Specialization has taken Western events to new levels of expertise, precision, and nuance. Our horses learn one job, and they do it impeccably. While this is excellent in many ways, it can also have drawbacks. One of the biggest detriments of specialization lies in narrowing our spectrum of learning; however, with a little extra effort, you and your horse can become more well-rounded in your education, training, and horsemanship.
Western disciplines typically share a few foundational principles. Three of the most popular areas of focus—reining, ranch riding, and all-around competition—all require precise pattern placement to stand out from the crowd and find yourself at the top of the leaderboard. We spoke with one expert from each of those disciplines to acquire their best pattern-placement tips so you can sharpen your presentation in any pattern-based event.
Meet the Experts
Brad Kearns joined Southern Methodist University in 2021 as the Western coach for its National Collegiate Equestrian Association team. Prior to that, Kearns built a stellar reputation as a trainer, coach, and judge in AQHA, APHA, and NSBA events. He’s earned world championships in trail and Western pleasure, and has coached youth and amateur riders to world, All American Quarter Horse Congress, and all-around year-end titles.
Kari Klingenberg calls Scottsdale, Arizona, home where she trains elite aged-event reining horses, and coaches non-pro and youth riders, as well as managing the breeding career of reining stallion Mr Electric Spark. She’s a regular finalist in major NRHA events, winning the Level 2 NRHA Derby championship and the Level 1 NRHA Derby reserve championship, and rode for Team USA in the 2016 SCAG World Reining Championships in Switzerland.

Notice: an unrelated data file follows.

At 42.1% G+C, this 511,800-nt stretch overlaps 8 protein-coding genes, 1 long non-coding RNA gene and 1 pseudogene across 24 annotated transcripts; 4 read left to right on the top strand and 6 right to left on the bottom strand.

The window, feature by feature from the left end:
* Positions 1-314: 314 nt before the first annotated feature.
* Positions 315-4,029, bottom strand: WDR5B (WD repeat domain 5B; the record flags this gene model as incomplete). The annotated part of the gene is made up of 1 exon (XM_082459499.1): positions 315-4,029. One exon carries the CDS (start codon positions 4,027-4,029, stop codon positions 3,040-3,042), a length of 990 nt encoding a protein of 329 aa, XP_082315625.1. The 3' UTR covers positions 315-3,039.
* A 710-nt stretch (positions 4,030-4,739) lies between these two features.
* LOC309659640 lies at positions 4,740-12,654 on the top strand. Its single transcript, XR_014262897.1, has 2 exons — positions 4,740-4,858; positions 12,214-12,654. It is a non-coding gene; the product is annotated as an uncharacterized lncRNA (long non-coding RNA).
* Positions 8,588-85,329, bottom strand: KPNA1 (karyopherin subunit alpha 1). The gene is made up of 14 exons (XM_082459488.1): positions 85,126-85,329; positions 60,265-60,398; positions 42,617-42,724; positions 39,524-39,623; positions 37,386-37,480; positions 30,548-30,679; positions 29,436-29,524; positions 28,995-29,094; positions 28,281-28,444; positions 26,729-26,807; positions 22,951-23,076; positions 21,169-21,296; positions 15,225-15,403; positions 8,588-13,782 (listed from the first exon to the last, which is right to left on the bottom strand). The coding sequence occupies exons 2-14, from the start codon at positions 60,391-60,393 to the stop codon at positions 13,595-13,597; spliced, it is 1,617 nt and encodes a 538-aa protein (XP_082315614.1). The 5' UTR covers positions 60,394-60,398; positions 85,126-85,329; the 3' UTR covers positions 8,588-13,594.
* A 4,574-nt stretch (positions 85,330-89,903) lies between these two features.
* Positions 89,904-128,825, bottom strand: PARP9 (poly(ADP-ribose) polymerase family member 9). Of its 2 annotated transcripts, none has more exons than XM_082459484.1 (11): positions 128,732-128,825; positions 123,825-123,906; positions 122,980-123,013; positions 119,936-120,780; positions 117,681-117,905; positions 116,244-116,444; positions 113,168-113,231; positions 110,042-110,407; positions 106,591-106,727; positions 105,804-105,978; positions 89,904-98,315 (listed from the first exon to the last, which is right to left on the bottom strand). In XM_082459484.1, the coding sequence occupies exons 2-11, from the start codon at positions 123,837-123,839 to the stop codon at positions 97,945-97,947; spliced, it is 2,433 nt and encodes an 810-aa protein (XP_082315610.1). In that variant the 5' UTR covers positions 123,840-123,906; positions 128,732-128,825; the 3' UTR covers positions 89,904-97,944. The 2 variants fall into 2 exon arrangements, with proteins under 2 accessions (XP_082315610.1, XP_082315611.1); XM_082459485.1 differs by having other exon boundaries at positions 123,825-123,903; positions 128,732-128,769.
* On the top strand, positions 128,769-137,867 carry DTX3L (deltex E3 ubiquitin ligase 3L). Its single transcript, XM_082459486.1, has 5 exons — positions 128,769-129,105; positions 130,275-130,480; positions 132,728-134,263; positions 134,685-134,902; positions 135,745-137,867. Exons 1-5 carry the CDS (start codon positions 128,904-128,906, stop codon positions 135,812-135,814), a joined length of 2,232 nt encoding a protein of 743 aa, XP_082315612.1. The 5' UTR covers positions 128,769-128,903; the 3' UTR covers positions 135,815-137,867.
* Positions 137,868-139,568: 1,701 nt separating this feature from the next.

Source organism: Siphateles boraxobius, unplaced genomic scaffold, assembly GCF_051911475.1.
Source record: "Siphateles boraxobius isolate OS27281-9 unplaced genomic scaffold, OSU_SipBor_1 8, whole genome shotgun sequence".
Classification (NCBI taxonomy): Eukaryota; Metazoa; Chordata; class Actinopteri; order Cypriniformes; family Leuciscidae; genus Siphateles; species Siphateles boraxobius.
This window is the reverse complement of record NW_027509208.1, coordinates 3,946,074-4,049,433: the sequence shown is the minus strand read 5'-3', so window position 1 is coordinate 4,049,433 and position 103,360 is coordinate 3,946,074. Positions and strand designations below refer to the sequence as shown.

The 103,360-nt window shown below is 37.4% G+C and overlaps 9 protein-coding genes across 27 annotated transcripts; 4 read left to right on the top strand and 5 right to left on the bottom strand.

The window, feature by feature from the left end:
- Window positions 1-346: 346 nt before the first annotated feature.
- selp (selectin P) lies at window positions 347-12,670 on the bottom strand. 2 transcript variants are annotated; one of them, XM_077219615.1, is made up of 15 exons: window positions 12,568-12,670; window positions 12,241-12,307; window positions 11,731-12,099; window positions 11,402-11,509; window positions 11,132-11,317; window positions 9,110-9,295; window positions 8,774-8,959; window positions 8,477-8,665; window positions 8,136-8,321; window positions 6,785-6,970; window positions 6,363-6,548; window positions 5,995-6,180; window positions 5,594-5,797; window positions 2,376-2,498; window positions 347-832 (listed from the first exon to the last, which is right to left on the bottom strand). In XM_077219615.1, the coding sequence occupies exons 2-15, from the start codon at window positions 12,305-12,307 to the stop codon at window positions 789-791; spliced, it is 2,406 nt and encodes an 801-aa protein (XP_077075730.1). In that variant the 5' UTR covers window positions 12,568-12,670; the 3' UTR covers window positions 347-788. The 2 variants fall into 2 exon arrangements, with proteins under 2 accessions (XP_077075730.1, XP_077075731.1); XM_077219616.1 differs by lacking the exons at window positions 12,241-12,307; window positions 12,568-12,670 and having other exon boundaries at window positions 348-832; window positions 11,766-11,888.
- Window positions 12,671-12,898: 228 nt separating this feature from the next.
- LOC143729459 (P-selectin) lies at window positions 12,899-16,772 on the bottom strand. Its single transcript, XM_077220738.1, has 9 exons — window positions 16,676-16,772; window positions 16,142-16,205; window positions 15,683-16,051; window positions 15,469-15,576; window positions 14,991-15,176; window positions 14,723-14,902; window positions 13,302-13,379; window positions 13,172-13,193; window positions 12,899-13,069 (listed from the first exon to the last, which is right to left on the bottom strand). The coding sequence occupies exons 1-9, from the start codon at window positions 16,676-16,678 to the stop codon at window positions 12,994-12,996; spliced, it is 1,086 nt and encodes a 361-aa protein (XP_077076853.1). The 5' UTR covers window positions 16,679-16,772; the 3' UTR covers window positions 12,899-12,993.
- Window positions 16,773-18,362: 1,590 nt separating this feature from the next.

Shadd Parkinson also lives in Scottsdale. His training program focuses on reined cow horses and ranch riders in all levels, from aged events to seasoned show horses, and he coaches youth and non-pro riders. He holds many titles in AQHA and NRCHA events, including being named the 2020 AQHA World Champion in senior ranch riding.
H&R: First of all, let’s define what pattern placement means in each of your events and how it influences the big picture of an overall performance.
BK: Pattern placement in an all-around context is your interpretation of the written and drawn descriptions of the sum of maneuvers that comprise the test. You’re tasked with knowing your horse, his strengths, and how to best complete the test for a positive outcome.
SP: For ranch riding, pattern placement has to do with how you use the arena to highlight your horse’s strengths and downplay his weaknesses. Ranch riding doesn’t include traditional markers (cones), so a lot of your pattern placement comes in what we call the “transitions,” or the places between maneuvers where you set up your horse for the next requirement.
KK: Reining horses have become so talented, and the sport has become so much more technical, that your degree of difficulty and pattern placement needs to be on point to really get marked when showing. Reining patterns include three markers that dictate where things have to happen—and if they don’t, then you’re penalized. The most critical part in placement is the middle of the arena. Making or missing the middle makes or breaks everything you do from that point on.